How Do You Use A Calligraphy Pen
It may seem very daunting at first when you hold a calligraphy pen, but the first thing you must do is to get used to drawing up some very faint lines using a hard nibbed pencil, using either a sharp HB or 2H pencil. Writing will be more even and more accurate if you take your time ruling up on a sheet of clean, white paper.
How Do I Get The Calligraphy Pen Working
Once you are ready with the paper ruled up on layout paper and board, gently push the nib of your pen down onto the holder. If you are using a dipping pen, you can either dip your pen into the ink well, or you can feed the ink to the reservoir, using a clean paintbrush. Remove any surplus ink from the pen nib. To get the ink to flow, you can shake the pen gently or you can move the nib edge in a diagonal movement on the paper. You may need to do this regularly as you write, but you will get used to when the ink starts to flow.
Most calligraphy strokes are a horizontal direction. Try to pull the nib in a downward stroke. This is easier than pushing against the nib in an upward stroke. This will give unpleasing results and will snag the nib. Keep the strokes in a smooth, flowing movement.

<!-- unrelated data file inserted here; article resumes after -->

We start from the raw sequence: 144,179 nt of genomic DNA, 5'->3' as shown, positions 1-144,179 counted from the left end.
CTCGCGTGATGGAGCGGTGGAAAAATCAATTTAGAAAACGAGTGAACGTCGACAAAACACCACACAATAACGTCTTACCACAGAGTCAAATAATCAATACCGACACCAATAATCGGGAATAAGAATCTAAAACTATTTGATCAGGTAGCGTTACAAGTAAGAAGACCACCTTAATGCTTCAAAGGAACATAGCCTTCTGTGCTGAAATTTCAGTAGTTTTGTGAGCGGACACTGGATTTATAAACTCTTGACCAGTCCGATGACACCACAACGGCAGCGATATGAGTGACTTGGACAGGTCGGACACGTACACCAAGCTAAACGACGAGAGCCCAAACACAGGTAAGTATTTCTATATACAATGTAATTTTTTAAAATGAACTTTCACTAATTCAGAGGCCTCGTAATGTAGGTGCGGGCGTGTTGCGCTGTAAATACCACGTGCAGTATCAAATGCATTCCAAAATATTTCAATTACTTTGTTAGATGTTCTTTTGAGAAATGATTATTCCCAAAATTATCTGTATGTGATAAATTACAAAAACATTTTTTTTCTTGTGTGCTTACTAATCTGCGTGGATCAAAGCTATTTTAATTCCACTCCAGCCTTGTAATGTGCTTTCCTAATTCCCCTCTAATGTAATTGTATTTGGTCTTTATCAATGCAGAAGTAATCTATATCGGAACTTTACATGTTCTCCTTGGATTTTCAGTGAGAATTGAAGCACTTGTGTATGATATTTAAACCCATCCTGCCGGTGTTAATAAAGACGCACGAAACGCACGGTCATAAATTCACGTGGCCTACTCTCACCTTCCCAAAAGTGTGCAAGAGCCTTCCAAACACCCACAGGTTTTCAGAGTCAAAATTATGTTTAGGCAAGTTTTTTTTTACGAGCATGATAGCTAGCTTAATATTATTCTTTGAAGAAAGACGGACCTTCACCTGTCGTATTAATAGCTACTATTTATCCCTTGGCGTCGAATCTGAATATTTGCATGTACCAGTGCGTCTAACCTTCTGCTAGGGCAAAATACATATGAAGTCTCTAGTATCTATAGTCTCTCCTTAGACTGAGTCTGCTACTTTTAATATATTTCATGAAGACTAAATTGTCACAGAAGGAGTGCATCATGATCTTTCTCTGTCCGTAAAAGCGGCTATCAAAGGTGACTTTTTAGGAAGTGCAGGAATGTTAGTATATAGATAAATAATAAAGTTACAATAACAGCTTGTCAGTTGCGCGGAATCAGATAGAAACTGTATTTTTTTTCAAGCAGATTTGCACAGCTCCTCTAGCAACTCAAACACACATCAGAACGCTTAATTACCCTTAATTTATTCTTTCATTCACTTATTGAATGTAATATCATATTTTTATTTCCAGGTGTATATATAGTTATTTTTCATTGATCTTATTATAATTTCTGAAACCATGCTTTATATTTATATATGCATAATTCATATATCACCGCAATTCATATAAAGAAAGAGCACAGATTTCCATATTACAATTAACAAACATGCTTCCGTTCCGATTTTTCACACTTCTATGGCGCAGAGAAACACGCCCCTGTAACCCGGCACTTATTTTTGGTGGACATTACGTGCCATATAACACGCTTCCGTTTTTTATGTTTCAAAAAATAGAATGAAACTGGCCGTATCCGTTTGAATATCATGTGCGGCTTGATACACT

Problems And Solutions With Writing Calligraphy
There are many common problems when you first start to write calligraphy. If your pen stokes appear ragged, you may not be holding the pen so the entire nib width is touching the paper. Ensure you hold the nib so the full width is in contact with the paper. If your work appears blobby, it may be that the nib is too full with the ink. Remove the surplus using a soft, clean rag. It helps to hold the work board at a slight angle. Writing at an angle ensures the ink does not flow too quickly and causes the nib to become too fully laden with the ink. If the strokes appear to bleed, the paper may be responsible. Try using another sort of paper that does not allow the ink to bleed. Also, try not to press the nib too hard on the paper.
Check the ink reservoir that it is not fitted too tightly or too far away from the end of the nib.